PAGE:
Common Mistakes Made With Balance Transfer Credit Cards

Balance Transfer credit can be a great financial tool for you and your family. Many of them come with a 0% APR introductory rate, which can save you a lot of money. However, without the knowledge of how these cards work, consumers can find themselves in debt worse than before they got this wonderful card. While they can be safely used to help you out of certain financial difficulties, you need to know all you possibly can about the terms and conditions of your card. Here are some common pitfalls or mistakes to be aware of so you can get the most out of this card.




Learn about the introductory 0% and any balance transfer fees. If your card offered a 0% APR on transferred balances, make sure you are not being charged any interest on unpaid balances during the months of this period. If there are any balance transfer fees, know up front how much they are going to be. Some charge a flat fee of $50-$75 per transfer while others charge a percentage. If you are on a strict budget, these can add up quickly and make a difference. There are card companies out there that don't charge any transfer fee so try to find those cards.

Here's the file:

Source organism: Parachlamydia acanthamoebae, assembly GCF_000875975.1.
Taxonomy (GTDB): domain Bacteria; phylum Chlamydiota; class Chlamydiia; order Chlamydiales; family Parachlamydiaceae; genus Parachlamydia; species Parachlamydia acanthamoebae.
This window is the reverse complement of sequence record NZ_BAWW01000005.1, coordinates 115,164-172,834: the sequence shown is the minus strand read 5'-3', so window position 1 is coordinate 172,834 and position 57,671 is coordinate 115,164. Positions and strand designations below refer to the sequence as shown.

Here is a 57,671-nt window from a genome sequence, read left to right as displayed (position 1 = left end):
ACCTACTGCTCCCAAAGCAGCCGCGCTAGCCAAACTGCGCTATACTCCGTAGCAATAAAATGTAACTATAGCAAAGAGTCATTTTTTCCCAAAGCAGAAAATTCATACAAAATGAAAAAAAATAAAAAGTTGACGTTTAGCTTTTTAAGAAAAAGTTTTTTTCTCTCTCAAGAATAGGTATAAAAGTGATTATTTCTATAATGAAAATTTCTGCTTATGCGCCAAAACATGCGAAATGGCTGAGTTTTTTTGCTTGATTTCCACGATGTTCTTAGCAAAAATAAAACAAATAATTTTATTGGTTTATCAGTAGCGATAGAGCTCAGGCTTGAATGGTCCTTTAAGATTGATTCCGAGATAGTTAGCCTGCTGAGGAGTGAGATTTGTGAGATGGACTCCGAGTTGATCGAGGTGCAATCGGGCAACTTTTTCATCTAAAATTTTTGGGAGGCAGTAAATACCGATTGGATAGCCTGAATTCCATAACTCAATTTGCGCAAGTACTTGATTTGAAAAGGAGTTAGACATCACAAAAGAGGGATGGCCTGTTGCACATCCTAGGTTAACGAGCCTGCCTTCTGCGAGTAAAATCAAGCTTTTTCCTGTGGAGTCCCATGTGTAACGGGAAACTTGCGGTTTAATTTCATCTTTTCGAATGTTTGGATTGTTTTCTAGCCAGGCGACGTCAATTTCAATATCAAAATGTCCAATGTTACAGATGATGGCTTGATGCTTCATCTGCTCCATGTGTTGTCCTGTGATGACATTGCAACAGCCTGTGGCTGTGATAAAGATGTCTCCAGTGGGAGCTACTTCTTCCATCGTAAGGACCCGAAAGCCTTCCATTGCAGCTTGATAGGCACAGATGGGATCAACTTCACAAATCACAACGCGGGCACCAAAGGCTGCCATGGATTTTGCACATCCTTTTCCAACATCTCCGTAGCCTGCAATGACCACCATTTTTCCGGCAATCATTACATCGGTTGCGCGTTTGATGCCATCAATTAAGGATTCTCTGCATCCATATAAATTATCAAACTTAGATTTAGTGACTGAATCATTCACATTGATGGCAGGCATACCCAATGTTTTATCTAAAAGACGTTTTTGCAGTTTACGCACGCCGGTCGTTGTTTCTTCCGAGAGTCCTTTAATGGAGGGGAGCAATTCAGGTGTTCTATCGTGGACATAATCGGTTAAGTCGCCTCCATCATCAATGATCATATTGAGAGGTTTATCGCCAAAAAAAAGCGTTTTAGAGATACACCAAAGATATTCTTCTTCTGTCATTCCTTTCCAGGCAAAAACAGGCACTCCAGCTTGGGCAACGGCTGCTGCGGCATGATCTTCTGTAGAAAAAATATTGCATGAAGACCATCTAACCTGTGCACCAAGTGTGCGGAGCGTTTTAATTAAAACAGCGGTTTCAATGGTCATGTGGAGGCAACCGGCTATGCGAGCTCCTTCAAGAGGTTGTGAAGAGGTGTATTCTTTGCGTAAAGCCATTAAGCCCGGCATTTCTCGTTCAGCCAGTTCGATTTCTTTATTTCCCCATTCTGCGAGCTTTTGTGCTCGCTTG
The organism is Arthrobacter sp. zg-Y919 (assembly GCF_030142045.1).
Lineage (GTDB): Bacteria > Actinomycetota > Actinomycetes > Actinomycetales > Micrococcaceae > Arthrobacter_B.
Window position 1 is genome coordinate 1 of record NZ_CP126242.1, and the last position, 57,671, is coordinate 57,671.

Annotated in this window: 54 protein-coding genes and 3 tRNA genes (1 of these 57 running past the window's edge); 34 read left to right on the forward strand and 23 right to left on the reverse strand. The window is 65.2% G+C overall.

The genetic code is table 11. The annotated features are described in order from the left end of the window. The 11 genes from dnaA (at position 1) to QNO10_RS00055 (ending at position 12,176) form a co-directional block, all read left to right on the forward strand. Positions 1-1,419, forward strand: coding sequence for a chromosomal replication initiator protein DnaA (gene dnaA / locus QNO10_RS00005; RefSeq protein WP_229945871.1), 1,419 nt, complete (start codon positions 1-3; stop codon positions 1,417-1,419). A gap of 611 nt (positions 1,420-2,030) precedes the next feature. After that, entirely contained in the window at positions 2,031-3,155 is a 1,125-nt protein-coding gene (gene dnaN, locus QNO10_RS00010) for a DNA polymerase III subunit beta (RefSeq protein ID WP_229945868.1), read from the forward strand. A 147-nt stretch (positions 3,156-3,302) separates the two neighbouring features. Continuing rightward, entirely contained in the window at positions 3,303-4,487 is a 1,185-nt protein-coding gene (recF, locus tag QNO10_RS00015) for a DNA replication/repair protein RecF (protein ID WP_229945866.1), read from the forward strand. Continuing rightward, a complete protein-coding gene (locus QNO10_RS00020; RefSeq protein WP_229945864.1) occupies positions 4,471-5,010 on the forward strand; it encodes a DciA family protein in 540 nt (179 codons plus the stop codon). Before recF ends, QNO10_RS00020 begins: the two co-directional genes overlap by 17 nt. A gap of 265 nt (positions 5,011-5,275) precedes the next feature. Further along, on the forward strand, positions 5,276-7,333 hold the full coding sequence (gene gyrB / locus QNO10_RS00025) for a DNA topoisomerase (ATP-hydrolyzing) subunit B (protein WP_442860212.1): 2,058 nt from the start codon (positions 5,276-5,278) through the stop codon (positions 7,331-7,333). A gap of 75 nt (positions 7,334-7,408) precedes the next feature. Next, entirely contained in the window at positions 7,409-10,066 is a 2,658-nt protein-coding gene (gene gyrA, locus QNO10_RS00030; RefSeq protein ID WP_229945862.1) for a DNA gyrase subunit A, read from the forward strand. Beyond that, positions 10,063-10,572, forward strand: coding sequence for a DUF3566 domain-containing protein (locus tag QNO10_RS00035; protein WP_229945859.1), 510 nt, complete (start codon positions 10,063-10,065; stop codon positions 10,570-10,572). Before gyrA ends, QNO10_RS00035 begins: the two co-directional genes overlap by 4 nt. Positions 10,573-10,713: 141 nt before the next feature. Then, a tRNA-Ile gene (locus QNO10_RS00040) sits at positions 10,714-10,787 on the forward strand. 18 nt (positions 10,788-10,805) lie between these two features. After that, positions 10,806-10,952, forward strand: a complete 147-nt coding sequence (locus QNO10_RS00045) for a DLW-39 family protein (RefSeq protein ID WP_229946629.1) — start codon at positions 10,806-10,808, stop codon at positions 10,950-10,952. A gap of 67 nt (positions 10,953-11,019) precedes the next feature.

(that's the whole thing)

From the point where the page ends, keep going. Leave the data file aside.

Known the expiration date for your 0% APR. When you get your card, your introductory balance transfer rate should start when you make you transfer your first balance. If you're in doubt, contact your credit card company to find out the exact date. If it says 6 months, it should be 6 months. Savvy cardholders keep track of this so they don’t transfer $4,000 thinking they're paying 0% interest only to learn the period is up and they're being charged 14%. You have only a certain amount of time where you can make transfers and still pay 0% interest-know what this time is.
 
Don't confuse a cash advance for a balance transfer. Although it may seem like they're similar, they're not at least where fees and interest rates are concerned. When you transfer a balance, you're getting the advertised 0% interest and possible no transfer fee depending on your card. When you get a cash advance like from an ATM, you are subject to fees and higher interest rates. Some banks will issue checks for your transfer requests and these are treated as true transfers.
 
Pay your bill on time every month. Nothing will change your 0% interest to a much higher interest rate quicker than being even one day late with your payment. This will make their offer null and void. The interest rate can go up as high as 20%, which will make quite a difference if you're trying to pay off a transferred balance of $10,000 or more.  Whether you're making your p payment online or through the mail, allow for posting deadlines and mail time. To be on the safe side, you may want to sign up for auto pay.
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